2. Developer 2 pulls the latest code from the remote feature branch into the local feature branch
  3. Developer 2 is working on the code in the local repository and has not pushed any code to the remote repository yet.
  4. Developer 1 realises there was a mistake in the commit, and amends the commit in the local repo. Let’s call this “commit new.”
  5. Developer 1 tries to push the amended commit to the remote feature branch. But Git would not allow this since there is a change in commit history. So Developer 1 does a force push.
  6. Now, when Developer 2 wants to pull the latest code from the remote feature branch, Git will notice the difference in commit histories and create a merge commit. When Developer 2 goes over the commit history in the local repo, Developer 2 will notice both “commit new” and “commit old”. This destroys the whole point of amending a commit.
  7. Even if Developer 2 does a rebase from remote branch to the local branch, “commit old” will still be present in Developer 2’s local. So it will still be a part of the commit history.

Amending a commit changes the commit history. So amending a commit in the remote repository will create confusion when other developers try to pull the latest code from the remote repository

Ideal way of handling this scenario

Best practise is to amend commits only in the local repository. Once the commit is there in the remote repository, it is best not to do any amends.

Also, if the right Git workflows are used, only one person would work on one feature branch and this issue would not even occur. In this case, amending a remote repository would not create any issues, since no other developers are pulling code from the same remote feature branch.

Hard reset

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  1. Hard reset is done by using git reset --hard
  2. There are other types of reset as well like--soft and --mixed which are not as dangerous as hard reset

Let’s say Developer 1 is working on a feature branch and has done five commits in the local repo.

  1. Also, Developer 1 is currently working on two files which are not yet committed.
  2. If Developer 1 runs git reset --hard <commit4hash> the following things will happen.
  3. The latest commit in feature branch will now be commit4 and commit5 is lost.
  4. The two uncommited files which Developer 1 was working on are also lost

Commit5 is still there internally in Git but the reference to it is lost. We can get the commit5 back using git reflog. But, that being said, it is still very risky to use hard reset.

Be very careful when you are using reset commands in Git. You may have to use reset in some scenarios, but evaluate the situation completely before going ahead with hard reset.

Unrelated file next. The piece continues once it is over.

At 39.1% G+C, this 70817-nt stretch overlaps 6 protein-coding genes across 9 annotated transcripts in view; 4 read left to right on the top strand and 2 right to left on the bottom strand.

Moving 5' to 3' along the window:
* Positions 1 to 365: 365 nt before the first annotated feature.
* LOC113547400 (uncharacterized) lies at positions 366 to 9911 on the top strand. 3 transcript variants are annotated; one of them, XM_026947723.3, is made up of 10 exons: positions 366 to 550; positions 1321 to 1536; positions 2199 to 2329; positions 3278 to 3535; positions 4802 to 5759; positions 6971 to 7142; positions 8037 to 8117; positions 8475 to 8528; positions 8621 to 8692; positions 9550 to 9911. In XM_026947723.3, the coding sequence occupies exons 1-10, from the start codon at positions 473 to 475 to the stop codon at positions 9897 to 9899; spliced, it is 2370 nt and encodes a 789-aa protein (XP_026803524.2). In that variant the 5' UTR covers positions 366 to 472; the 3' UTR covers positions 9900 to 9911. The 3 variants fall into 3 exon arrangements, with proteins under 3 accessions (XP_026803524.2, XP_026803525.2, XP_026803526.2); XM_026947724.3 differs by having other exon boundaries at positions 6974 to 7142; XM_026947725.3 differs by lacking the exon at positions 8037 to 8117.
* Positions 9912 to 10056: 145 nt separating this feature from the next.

How to know the bad practises while using Git

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The list I have mentioned above does not cover everything. It just lists out some of the things that can go wrong while using Git.

So how do you know in general what to avoid while using Git?

  1. One common thing you would have observed in the above list is that issues occur when multiple people work on the same branch. So using the right Git workflows would ensure only one person works on one feature branch at a time. The release branch would be handled by the tech lead or a senior developer. This workflow can prevent some major issues from happening.
  2. One other common thing you would observe is the use of force push everywhere. Git, by default, ensures that you cannot do any destructive change in the remote repository. But force push overrides the default behaviour of Git.
  3. So, whenever you are in a position where you may need to use force push, use it only as a last resort. Also evaluate if there is any other way of achieving what you want without using force push.
  4. Any operation which alters the commit history in the remote repository can be dangerous. Alter the commit history only in your local repository. But even in the local repository be careful while using hard reset.
  5. Using Git workflows may be overkill in very tiny projects. In these projects multiple developers will work on the same branch. But, before doing any major change in the remote repository, it is better to evaluate once if this will impact the other developers.

Hopefully this post gave some ideas about what can go wrong in Git and how to avoid it. ?

About the author

I love technology and follow the advancements in the field. I also like helping others with my technology knowledge.

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An introduction to Git

How to use Git efficiently

How to become a git expert

Originally published at adityasridhar.com